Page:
I suggest investors take care to establish a model which can reliably factor risk on the sustainability of yield moving forward however. If yield is not sustainable in your chosen investment class, stand clear you may be looking at a top. Gold stocks however have an increasing yield and the potential for further gains going forward is highly favourable. Despite their growing earnings their share prices have been savaged in line with the rush to liquidity. This is the increasing potential energy I describe, potential capital growth.
Where is gold now?
I strongly believe that this gold consolidation phase is just that. It is yet another sideways movement to consolidate former gains and to gather energy for a new up-leg. I have read some talk that even physical gold is a risk asset which is quite ludicrous for the simple reason that is has no sovereign or counter party risk. The real reason it sold off in risk off events of the past few months was related to liquidity. This same phenomenon was last seen in the 2008 bank crisis however it passed quickly. Gold bottomed just seven months after the March 2008 high. In this consolidation phase gold has made a new bottom (triple) nine months after the recent high. Gold and equities sell off first because they are liquid. Capital flees (initially) towards the USD and bond market because they are liquid.
'QE to be or not to be' has become a trigger mechanism for gold price movements during this consolidation phase and yet M2 growth remains at +10% growth post QE2. Therefore this whole argument makes no sense either. We have argued that ultra-low interest rates are a form of stimulus and could also be considered to be a form of QE. This is all about the adjustment to a low growth world after a long debt binge which grew to unsustainable levels. This created the banking crisis which then shifts to a sovereign debt crisis as the banks are bailed out by governments. The stimulus is an attempt to maintain the status quo and slow deflation.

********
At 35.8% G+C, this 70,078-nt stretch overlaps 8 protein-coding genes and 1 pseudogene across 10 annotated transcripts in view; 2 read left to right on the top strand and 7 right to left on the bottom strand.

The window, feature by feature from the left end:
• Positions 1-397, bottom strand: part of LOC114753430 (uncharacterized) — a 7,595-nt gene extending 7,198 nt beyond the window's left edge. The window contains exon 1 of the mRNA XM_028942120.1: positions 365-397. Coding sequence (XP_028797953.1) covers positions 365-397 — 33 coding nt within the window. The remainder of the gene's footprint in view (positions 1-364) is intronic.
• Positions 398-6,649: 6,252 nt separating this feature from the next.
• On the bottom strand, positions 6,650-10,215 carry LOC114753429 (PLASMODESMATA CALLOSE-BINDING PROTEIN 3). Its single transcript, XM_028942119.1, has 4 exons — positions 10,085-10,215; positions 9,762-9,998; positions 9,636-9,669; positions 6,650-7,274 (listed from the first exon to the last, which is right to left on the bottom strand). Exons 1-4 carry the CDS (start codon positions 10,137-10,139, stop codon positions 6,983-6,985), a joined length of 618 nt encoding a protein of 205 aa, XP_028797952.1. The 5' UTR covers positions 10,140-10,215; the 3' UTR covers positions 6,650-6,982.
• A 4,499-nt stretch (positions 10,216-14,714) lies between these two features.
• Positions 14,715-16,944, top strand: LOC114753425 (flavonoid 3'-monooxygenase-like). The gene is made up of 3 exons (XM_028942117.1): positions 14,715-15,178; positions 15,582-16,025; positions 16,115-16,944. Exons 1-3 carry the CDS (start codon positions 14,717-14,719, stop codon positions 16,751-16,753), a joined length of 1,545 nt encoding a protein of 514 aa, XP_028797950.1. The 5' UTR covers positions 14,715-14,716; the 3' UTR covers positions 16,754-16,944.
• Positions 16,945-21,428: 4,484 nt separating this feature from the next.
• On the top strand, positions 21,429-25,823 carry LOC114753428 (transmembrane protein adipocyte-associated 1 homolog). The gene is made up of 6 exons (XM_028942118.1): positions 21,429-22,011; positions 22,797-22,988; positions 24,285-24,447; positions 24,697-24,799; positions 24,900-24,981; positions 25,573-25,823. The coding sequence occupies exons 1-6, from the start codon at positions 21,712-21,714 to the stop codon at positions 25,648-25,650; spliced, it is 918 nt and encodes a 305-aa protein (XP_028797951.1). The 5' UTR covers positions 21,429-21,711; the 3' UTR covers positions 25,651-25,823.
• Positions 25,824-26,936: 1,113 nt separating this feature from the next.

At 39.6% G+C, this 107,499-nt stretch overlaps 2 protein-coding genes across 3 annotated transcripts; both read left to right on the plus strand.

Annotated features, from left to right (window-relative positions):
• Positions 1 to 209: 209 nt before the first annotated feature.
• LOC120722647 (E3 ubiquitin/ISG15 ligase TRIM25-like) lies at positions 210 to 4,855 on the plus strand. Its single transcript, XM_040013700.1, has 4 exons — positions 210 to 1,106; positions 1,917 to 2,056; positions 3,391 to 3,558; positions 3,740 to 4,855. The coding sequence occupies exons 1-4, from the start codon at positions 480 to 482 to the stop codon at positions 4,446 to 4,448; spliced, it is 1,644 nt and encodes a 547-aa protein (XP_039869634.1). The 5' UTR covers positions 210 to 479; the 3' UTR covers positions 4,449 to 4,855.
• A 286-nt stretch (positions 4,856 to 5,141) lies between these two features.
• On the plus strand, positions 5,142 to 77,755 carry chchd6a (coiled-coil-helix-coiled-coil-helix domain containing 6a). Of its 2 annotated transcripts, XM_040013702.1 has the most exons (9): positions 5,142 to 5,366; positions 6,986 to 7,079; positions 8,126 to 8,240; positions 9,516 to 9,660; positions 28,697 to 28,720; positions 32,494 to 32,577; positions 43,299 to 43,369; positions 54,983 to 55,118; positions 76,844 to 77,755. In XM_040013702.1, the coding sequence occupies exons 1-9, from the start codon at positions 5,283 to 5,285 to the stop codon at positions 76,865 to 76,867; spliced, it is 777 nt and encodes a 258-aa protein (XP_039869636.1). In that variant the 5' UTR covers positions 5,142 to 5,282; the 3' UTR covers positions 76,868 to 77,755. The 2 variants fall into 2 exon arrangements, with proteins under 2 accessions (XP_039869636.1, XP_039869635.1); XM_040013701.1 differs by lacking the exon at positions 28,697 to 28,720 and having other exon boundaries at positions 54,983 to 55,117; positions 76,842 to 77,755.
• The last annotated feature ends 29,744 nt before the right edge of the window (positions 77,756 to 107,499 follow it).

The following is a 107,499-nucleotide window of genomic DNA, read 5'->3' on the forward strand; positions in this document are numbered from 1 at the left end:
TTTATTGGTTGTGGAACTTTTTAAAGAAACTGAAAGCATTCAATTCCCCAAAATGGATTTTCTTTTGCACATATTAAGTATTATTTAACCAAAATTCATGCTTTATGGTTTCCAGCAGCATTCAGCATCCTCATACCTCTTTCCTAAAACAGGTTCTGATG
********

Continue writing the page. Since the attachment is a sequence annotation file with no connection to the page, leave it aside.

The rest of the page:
Interest rates will remain low (negative real interest rates) and other assets will continue to come off. Instability and volatility will remain in the global financial system in the coming years. No wonder gold is tracking at this new higher price plateau. In this environment gold will eventually continue on its uptrend.
This will cause the gold stocks to become more profitable over time. The gold price consolidation is gradually drawing to an end which is the very reason the large Funds are accumulating. They cannot get set too quickly or they force prices higher in the process. The northern hemisphere summer could see a firming of the gold price as Europe simmers. The bond yields are blowing out on Spain and Italy at this time. The chances are that we either get a massive QE sovereign bond purchase here or we get a disaster. Both outcomes would be highly gold positive.